More than 20,000 people died on Cameroon's roads between 2010 and 2015. According to the World Health Organization, road accidents cause 40% more fatalities than malaria in the country.
Its citizens are 10 times more likely to die while travelling than from the ongoing Boko Haram insurgency in the country.
An October train crash that killed 79 people crystallised the problem facing President Paul Biya's government and one local start-up hopes technology can transform the country's transport troubles.
Launched in October, the Traveler mobile application uses data, GPS and motion sensor technology to improve passenger safety and emergency responses.
"The problem has reached a breaking point," founder Achiri Arnold Nji says from his office in downtown Douala.
"There are too many accidents and an inability to control the drivers and to contact hospitals and families of victims - we hope our platform can change the situation."
Praying for a safe journey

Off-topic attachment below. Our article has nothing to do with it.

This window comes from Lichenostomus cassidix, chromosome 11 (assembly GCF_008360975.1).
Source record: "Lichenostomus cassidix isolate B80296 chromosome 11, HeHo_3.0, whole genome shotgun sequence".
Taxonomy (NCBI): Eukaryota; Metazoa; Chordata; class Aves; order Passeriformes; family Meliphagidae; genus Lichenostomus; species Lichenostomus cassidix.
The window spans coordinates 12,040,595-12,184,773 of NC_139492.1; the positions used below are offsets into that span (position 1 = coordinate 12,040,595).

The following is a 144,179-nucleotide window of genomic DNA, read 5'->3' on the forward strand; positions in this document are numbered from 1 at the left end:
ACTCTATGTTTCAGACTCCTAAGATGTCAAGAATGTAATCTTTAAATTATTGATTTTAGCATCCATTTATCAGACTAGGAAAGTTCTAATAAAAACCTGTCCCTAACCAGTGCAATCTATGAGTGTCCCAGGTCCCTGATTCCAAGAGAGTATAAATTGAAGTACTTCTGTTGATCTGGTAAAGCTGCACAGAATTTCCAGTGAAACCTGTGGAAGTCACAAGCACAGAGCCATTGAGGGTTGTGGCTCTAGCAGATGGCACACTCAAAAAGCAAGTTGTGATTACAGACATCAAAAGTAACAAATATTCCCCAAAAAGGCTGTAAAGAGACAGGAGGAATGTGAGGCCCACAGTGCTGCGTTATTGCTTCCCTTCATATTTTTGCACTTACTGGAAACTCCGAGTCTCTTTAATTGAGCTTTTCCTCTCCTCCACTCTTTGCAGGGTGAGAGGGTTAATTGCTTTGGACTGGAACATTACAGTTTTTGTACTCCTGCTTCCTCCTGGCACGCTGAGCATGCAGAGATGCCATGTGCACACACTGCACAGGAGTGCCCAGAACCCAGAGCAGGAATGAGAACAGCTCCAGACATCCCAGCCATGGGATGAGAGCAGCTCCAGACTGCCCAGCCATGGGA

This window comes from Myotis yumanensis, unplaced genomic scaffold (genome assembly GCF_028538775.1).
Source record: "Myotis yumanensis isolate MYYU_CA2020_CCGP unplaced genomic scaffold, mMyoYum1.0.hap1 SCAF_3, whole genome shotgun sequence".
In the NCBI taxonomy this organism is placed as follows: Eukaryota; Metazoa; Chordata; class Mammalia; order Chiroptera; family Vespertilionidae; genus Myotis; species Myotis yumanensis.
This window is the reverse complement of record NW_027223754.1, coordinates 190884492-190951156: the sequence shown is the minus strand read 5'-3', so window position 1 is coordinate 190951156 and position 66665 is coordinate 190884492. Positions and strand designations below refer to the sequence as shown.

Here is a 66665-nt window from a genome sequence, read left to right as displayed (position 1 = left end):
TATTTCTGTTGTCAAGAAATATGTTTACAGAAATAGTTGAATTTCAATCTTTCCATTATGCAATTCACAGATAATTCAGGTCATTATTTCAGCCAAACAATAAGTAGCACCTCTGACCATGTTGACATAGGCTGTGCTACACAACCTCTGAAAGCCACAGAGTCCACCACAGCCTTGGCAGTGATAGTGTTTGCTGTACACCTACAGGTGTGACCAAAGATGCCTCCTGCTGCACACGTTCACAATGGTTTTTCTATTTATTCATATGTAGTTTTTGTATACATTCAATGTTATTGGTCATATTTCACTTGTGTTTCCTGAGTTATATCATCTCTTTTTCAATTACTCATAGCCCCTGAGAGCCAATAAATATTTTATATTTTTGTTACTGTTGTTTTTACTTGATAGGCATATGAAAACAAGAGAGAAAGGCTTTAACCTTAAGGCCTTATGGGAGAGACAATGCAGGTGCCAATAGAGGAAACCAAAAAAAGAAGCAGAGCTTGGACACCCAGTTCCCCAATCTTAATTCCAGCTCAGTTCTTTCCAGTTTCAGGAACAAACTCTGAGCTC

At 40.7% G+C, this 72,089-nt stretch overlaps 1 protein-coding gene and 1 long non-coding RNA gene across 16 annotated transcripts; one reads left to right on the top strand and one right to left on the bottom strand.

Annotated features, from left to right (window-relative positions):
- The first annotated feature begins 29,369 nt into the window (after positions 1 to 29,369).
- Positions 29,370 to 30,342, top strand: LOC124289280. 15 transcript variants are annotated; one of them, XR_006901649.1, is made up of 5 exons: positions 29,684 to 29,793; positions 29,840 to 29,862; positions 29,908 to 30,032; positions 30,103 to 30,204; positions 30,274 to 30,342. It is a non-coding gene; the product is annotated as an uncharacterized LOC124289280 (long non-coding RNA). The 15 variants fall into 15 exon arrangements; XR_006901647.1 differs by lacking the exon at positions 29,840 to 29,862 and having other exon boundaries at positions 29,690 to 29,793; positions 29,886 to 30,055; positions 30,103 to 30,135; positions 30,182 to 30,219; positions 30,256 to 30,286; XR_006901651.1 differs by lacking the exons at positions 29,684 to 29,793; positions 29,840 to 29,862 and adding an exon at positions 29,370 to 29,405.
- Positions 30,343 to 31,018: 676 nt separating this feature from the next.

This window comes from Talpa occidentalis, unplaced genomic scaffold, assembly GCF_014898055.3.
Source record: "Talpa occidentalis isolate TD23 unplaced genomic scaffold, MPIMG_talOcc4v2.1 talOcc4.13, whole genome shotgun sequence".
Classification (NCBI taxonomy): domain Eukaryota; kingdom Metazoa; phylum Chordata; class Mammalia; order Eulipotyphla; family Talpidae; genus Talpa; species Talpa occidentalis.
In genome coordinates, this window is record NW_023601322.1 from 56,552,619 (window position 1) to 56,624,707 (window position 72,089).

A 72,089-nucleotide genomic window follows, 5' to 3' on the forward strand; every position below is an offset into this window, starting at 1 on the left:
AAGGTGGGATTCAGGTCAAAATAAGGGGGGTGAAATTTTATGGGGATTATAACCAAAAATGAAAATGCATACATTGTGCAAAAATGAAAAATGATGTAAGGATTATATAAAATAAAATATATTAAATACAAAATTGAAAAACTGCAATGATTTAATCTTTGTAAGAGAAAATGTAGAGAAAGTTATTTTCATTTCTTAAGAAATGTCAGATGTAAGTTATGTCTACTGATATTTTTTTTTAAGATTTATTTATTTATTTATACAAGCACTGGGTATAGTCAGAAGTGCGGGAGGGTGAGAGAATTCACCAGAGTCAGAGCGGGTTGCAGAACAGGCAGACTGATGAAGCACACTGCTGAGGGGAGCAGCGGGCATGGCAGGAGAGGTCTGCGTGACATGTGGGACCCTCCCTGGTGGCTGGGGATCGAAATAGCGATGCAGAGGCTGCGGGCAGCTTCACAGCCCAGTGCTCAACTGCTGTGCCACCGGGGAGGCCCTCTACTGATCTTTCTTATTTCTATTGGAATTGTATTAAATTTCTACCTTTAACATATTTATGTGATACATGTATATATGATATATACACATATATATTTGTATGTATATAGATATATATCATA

A lack of transport infrastructure means speeding and overcrowding are commonplace while many drivers operate without full licences.
Mr Nji, 27, an electrical engineering graduate, says inspiration comes from personal experiences of the dangers on Cameroon's roads.
"Like most Cameroonians I am from a very big family. We have more than 28 cousins and I think about 23 of them have been involved in an accident," he says.
"As recent as 23 August my cousin was in an accident and she had a spine problem and spent around one week in the hospital.
"It is a thing we all know that when you get into a bus you pray, you hope that God helps you during your journey."
Traveler's in-built GPS and sensor technology monitors driver speeds and users can report passenger overcrowding, road issues and traffic incidents to a central database.